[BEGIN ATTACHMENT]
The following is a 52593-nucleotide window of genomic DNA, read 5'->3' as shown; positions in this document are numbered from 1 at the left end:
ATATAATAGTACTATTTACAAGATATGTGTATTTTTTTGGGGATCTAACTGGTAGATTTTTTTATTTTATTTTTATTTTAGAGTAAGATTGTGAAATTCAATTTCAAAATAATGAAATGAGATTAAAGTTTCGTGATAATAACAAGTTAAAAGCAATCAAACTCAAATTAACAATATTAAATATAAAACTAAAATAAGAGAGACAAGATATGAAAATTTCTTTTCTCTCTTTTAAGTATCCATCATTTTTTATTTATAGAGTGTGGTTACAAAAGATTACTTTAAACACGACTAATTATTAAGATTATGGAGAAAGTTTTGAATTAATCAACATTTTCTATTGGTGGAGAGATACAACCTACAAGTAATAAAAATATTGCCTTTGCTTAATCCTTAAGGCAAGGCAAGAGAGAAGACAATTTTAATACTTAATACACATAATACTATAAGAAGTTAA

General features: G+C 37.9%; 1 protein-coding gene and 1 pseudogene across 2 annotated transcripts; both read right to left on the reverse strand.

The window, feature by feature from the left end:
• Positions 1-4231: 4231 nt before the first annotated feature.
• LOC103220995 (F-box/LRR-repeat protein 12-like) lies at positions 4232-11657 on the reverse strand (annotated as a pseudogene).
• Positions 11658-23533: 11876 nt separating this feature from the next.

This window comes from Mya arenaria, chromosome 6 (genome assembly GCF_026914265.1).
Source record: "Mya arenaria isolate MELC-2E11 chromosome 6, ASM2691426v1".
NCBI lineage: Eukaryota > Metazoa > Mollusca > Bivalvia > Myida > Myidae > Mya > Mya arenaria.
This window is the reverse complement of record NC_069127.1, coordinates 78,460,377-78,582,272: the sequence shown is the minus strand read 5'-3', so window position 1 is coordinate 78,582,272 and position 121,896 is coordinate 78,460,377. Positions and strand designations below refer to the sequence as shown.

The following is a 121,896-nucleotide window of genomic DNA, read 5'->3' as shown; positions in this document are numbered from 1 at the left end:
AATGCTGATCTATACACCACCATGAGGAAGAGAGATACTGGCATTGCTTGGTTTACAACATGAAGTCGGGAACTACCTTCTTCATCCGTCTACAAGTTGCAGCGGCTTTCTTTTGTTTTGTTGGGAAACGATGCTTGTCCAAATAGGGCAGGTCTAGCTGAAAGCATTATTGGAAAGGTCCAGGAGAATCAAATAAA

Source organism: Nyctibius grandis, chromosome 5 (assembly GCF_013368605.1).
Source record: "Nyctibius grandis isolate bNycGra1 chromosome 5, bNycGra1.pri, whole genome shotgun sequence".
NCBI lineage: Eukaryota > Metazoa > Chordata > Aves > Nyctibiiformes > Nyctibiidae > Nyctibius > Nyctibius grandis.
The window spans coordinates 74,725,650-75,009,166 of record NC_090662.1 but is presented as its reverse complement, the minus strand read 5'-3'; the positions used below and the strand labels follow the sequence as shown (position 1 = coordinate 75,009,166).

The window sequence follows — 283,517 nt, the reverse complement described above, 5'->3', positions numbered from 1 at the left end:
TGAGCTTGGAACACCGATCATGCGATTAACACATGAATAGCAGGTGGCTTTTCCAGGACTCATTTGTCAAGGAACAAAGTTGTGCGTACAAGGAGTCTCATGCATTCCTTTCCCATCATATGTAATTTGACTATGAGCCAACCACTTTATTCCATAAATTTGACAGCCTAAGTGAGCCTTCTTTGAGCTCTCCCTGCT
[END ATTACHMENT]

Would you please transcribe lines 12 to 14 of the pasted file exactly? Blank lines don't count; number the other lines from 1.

The following is a 121,896-nucleotide window of genomic DNA, read 5'->3' as shown; positions in this document are numbered from 1 at the left end:
AATGCTGATCTATACACCACCATGAGGAAGAGAGATACTGGCATTGCTTGGTTTACAACATGAAGTCGGGAACTACCTTCTTCATCCGTCTACAAGTTGCAGCGGCTTTCTTTTGTTTTGTTGGGAAACGATGCTTGTCCAAATAGGGCAGGTCTAGCTGAAAGCATTATTGGAAAGGTCCAGGAGAATCAAATAAA

Source organism: Nyctibius grandis, chromosome 5 (assembly GCF_013368605.1).